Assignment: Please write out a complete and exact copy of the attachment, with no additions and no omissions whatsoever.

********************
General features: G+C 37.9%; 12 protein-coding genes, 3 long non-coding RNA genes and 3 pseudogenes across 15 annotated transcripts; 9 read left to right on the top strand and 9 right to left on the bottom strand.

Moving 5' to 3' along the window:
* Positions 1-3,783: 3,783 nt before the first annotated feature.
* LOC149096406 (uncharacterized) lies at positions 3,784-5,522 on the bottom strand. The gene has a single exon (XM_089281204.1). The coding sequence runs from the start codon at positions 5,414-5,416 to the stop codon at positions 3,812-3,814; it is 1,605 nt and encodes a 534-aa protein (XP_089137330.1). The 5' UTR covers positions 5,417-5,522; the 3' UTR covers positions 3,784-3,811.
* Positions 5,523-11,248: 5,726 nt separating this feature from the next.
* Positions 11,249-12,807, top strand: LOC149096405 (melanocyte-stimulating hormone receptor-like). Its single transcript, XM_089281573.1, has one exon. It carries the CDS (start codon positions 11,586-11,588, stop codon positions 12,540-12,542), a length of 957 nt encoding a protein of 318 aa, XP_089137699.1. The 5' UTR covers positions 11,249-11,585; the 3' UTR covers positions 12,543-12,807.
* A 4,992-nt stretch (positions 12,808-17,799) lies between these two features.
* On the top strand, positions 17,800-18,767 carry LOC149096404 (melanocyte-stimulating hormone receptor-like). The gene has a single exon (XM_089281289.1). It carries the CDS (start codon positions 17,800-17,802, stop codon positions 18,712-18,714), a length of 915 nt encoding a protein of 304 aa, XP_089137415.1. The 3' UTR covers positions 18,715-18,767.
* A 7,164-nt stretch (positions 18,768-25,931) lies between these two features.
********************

General features: G+C 37.9%; 12 protein-coding genes, 3 long non-coding RNA genes and 3 pseudogenes across 15 annotated transcripts; 9 read left to right on the top strand and 9 right to left on the bottom strand.

Moving 5' to 3' along the window:
* Positions 1-3,783: 3,783 nt before the first annotated feature.
* LOC149096406 (uncharacterized) lies at positions 3,784-5,522 on the bottom strand. The gene has a single exon (XM_089281204.1). The coding sequence runs from the start codon at positions 5,414-5,416 to the stop codon at positions 3,812-3,814; it is 1,605 nt and encodes a 534-aa protein (XP_089137330.1). The 5' UTR covers positions 5,417-5,522; the 3' UTR covers positions 3,784-3,811.
* Positions 5,523-11,248: 5,726 nt separating this feature from the next.
* Positions 11,249-12,807, top strand: LOC149096405 (melanocyte-stimulating hormone receptor-like). Its single transcript, XM_089281573.1, has one exon. It carries the CDS (start codon positions 11,586-11,588, stop codon positions 12,540-12,542), a length of 957 nt encoding a protein of 318 aa, XP_089137699.1. The 5' UTR covers positions 11,249-11,585; the 3' UTR covers positions 12,543-12,807.
* A 4,992-nt stretch (positions 12,808-17,799) lies between these two features.
* On the top strand, positions 17,800-18,767 carry LOC149096404 (melanocyte-stimulating hormone receptor-like). The gene has a single exon (XM_089281289.1). It carries the CDS (start codon positions 17,800-17,802, stop codon positions 18,712-18,714), a length of 915 nt encoding a protein of 304 aa, XP_089137415.1. The 3' UTR covers positions 18,715-18,767.
* A 7,164-nt stretch (positions 18,768-25,931) lies between these two features.